Tuesday, July 09, 2013 • 6:15 AM Post a Comment

Casino Vote Still On; Opponents Keep Fighting

posted by Maureen Turner

A last-ditch effort by casino opponents to delay next week’s vote on the city’s agreement with MGM has failed.

Citizens Against Casino Gaming had appealed to the state’s Gaming Commission to delay the July 16 vote, arguing that the public process leading up to the vote has been tainted. In a letter to Stephen Crosby, the commission’s chair, CACG Chairman Michael Kogut notes that the commission’s charter calls for a “fair, transparent and participatory process.” Instead, he writes, opponents have been “virtually locked out of the process,” leaving voters with a decidedly one-sided, pro-casino campaign. “Voters are left to make up their minds on an issue—one that will impact them for decades to come—based upon little more than cheerleading from City officials, and on the basis of thousands of advertisements.”

The Gaming Commission was apparently unmoved; as Pete Goonan reports in the Republican, the vote will go ahead as scheduled.

Casino opponents have, indeed, struggled to get their message out in the face of MGM’s major public-relations effort and the pro-casino message being broadcast from City Hall. The casino project has also enjoyed support from numerous neighborhood groups; in recent days, the New North Citizens Council and the Armoury-Quadrangle Civic Association both endorsed the MGM plan.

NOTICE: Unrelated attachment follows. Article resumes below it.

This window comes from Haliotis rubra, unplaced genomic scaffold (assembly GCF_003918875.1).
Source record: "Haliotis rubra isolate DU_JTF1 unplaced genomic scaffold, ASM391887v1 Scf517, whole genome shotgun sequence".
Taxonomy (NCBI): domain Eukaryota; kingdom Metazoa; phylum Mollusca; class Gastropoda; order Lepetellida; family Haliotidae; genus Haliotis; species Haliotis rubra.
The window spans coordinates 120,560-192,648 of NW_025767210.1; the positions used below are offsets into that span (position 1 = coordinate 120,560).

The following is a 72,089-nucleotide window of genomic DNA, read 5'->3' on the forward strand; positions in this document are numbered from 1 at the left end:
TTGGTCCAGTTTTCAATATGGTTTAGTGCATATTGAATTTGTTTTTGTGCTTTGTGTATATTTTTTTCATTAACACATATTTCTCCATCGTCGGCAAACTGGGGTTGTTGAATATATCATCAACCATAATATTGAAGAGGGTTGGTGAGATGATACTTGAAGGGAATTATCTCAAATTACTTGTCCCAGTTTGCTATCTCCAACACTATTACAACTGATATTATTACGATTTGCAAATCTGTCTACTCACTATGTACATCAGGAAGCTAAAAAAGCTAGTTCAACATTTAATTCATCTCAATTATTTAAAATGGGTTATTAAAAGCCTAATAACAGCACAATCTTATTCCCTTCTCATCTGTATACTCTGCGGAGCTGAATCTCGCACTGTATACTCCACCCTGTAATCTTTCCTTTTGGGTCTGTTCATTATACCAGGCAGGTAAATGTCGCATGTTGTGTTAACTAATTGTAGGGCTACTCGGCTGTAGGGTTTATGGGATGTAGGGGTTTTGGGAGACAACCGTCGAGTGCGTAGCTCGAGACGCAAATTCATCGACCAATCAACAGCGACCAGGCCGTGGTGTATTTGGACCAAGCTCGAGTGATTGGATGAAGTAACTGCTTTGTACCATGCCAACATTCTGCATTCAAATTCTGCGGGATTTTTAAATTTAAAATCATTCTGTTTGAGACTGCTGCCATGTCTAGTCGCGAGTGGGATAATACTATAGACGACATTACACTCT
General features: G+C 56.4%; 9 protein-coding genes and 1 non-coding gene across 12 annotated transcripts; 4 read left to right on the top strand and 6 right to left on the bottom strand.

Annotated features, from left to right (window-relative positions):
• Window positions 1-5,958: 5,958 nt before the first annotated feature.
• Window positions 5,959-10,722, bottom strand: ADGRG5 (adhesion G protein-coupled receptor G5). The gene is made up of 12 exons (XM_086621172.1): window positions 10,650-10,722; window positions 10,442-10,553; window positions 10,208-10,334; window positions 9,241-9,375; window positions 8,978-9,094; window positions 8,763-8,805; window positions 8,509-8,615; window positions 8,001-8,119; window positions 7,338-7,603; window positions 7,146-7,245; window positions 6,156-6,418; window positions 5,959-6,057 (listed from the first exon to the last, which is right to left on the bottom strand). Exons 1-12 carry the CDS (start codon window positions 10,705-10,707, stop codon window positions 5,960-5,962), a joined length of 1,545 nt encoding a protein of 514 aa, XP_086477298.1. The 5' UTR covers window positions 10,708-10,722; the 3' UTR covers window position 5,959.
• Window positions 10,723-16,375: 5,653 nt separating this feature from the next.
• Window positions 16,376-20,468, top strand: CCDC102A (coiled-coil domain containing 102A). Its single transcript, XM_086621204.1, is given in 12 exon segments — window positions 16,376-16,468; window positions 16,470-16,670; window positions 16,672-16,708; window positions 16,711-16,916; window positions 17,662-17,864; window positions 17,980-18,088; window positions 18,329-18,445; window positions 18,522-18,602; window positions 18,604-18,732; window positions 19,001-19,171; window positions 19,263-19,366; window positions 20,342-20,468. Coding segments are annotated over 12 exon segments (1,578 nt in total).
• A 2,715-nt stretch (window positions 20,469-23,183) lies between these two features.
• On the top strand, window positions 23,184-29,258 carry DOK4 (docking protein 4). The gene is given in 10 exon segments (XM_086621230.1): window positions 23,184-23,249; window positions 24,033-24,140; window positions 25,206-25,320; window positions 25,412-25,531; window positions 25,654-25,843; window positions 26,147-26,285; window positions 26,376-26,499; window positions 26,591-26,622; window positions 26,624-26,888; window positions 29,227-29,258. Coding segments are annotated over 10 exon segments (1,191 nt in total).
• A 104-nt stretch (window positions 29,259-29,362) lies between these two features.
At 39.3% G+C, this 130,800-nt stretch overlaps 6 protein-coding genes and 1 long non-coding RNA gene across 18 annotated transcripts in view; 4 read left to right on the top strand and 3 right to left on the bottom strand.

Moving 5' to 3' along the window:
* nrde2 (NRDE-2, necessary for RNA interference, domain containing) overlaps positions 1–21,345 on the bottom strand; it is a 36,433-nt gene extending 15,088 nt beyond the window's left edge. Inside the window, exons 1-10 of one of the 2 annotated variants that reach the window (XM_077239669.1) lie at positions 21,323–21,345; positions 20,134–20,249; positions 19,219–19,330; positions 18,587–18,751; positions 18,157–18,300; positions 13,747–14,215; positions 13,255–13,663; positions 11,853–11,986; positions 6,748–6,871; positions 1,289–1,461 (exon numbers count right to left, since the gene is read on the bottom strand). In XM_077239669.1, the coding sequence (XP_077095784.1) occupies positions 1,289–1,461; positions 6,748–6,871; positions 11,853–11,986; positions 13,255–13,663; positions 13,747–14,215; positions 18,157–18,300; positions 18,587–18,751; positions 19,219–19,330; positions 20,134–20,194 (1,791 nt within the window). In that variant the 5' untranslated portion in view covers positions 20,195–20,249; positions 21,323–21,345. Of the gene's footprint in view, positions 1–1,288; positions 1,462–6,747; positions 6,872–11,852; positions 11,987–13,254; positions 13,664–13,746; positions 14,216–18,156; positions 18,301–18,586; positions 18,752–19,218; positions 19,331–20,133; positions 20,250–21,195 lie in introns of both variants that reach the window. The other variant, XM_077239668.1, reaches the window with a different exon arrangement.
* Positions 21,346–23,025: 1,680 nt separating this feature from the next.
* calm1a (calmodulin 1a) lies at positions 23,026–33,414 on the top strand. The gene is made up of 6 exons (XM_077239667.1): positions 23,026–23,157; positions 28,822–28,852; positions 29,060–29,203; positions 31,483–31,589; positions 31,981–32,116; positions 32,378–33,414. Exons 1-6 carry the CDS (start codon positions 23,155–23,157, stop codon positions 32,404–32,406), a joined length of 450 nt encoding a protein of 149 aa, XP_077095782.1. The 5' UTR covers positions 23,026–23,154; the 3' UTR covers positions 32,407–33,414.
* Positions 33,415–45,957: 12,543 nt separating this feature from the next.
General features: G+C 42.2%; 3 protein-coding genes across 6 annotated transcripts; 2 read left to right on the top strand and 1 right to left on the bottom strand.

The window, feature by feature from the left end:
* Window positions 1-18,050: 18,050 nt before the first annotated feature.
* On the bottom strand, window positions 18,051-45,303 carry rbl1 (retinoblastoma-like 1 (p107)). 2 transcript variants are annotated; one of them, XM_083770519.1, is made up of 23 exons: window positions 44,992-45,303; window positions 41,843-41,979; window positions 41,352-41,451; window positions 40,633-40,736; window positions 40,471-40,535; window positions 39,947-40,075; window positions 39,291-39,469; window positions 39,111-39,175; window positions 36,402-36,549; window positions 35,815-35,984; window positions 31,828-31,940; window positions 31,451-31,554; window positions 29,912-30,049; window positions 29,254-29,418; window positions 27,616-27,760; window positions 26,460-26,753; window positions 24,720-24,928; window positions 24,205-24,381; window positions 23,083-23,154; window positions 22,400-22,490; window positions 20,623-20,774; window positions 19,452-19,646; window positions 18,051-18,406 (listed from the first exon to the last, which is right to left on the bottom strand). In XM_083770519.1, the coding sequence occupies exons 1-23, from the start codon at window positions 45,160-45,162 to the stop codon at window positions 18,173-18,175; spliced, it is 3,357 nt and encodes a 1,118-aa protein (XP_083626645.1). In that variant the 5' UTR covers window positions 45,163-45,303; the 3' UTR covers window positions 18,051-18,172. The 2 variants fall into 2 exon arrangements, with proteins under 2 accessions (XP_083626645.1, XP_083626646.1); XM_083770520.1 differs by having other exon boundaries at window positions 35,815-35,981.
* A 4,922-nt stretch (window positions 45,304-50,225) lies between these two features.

This morning, casino opponents hope to draw attention to their case with a press conference by Kevin Noonan, former head of Open Pantry Community Services and a leader of the anti-casino effort in Springfield in the 1990s. Noonan, according to a press release, will make the case “that an urban casino in Springfield is a bad idea for those most vulnerable and at risk.” The event is scheduled for 10:30 at the corner of Main and Bliss streets.

Yesterday, the Council of Churches of Western Mass. held its own press conference announcing its opposition to a casino. “The cost of problem gambling will be enormous,” Archbishop Timothy Paul Baymon, the group’s president, said. “We will see an increase of gamblers in a region that’s already poor, an increase in crime, an increase in the homeless population and a decrease in property values.”

Casino opponents will also hold a rally at Court Square this afternoon at 4:30.

Finally, a bit of self promotion: in this week’s Advocate, I’ll have an interview with Kogut and fellow CACG organizer Mark Mullan about their opposition to the casino.

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